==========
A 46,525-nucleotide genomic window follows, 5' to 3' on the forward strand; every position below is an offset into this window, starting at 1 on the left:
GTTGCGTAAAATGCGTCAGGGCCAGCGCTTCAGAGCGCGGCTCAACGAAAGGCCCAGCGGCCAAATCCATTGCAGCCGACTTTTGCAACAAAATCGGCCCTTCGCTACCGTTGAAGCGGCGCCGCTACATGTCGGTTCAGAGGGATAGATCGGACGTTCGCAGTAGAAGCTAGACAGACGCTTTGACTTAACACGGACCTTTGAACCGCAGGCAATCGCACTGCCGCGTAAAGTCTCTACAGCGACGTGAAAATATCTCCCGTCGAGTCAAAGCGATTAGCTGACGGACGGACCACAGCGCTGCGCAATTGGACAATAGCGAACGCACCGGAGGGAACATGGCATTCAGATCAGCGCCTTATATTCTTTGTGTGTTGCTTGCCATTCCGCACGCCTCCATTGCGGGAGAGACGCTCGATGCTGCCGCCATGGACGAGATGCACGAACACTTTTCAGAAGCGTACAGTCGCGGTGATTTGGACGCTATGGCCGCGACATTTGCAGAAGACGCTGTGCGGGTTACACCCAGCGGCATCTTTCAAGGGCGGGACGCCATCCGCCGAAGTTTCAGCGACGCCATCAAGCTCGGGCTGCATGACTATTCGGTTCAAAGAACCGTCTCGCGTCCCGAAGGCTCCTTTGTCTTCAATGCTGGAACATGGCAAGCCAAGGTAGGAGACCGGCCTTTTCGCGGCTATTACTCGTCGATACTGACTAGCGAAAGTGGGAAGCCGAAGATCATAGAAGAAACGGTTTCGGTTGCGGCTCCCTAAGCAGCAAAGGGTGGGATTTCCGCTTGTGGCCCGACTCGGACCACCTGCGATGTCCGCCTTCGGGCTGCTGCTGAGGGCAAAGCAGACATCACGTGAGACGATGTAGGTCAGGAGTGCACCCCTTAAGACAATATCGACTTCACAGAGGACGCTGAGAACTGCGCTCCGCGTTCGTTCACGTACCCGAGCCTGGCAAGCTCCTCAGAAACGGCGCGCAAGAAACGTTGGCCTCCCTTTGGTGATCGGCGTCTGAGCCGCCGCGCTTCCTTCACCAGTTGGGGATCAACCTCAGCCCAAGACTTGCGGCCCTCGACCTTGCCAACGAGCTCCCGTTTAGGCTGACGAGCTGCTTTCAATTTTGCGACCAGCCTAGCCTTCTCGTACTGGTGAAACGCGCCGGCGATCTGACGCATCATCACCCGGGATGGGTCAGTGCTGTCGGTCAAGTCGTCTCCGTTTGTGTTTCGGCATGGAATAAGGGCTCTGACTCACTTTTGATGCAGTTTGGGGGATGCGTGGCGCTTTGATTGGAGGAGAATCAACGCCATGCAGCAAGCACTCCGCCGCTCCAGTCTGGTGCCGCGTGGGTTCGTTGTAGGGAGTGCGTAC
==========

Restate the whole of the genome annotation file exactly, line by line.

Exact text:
A 46,525-nucleotide genomic window follows, 5' to 3' on the forward strand; every position below is an offset into this window, starting at 1 on the left:
GTTGCGTAAAATGCGTCAGGGCCAGCGCTTCAGAGCGCGGCTCAACGAAAGGCCCAGCGGCCAAATCCATTGCAGCCGACTTTTGCAACAAAATCGGCCCTTCGCTACCGTTGAAGCGGCGCCGCTACATGTCGGTTCAGAGGGATAGATCGGACGTTCGCAGTAGAAGCTAGACAGACGCTTTGACTTAACACGGACCTTTGAACCGCAGGCAATCGCACTGCCGCGTAAAGTCTCTACAGCGACGTGAAAATATCTCCCGTCGAGTCAAAGCGATTAGCTGACGGACGGACCACAGCGCTGCGCAATTGGACAATAGCGAACGCACCGGAGGGAACATGGCATTCAGATCAGCGCCTTATATTCTTTGTGTGTTGCTTGCCATTCCGCACGCCTCCATTGCGGGAGAGACGCTCGATGCTGCCGCCATGGACGAGATGCACGAACACTTTTCAGAAGCGTACAGTCGCGGTGATTTGGACGCTATGGCCGCGACATTTGCAGAAGACGCTGTGCGGGTTACACCCAGCGGCATCTTTCAAGGGCGGGACGCCATCCGCCGAAGTTTCAGCGACGCCATCAAGCTCGGGCTGCATGACTATTCGGTTCAAAGAACCGTCTCGCGTCCCGAAGGCTCCTTTGTCTTCAATGCTGGAACATGGCAAGCCAAGGTAGGAGACCGGCCTTTTCGCGGCTATTACTCGTCGATACTGACTAGCGAAAGTGGGAAGCCGAAGATCATAGAAGAAACGGTTTCGGTTGCGGCTCCCTAAGCAGCAAAGGGTGGGATTTCCGCTTGTGGCCCGACTCGGACCACCTGCGATGTCCGCCTTCGGGCTGCTGCTGAGGGCAAAGCAGACATCACGTGAGACGATGTAGGTCAGGAGTGCACCCCTTAAGACAATATCGACTTCACAGAGGACGCTGAGAACTGCGCTCCGCGTTCGTTCACGTACCCGAGCCTGGCAAGCTCCTCAGAAACGGCGCGCAAGAAACGTTGGCCTCCCTTTGGTGATCGGCGTCTGAGCCGCCGCGCTTCCTTCACCAGTTGGGGATCAACCTCAGCCCAAGACTTGCGGCCCTCGACCTTGCCAACGAGCTCCCGTTTAGGCTGACGAGCTGCTTTCAATTTTGCGACCAGCCTAGCCTTCTCGTACTGGTGAAACGCGCCGGCGATCTGACGCATCATCACCCGGGATGGGTCAGTGCTGTCGGTCAAGTCGTCTCCGTTTGTGTTTCGGCATGGAATAAGGGCTCTGACTCACTTTTGATGCAGTTTGGGGGATGCGTGGCGCTTTGATTGGAGGAGAATCAACGCCATGCAGCAAGCACTCCGCCGCTCCAGTCTGGTGCCGCGTGGGTTCGTTGTAGGGAGTGCGTAC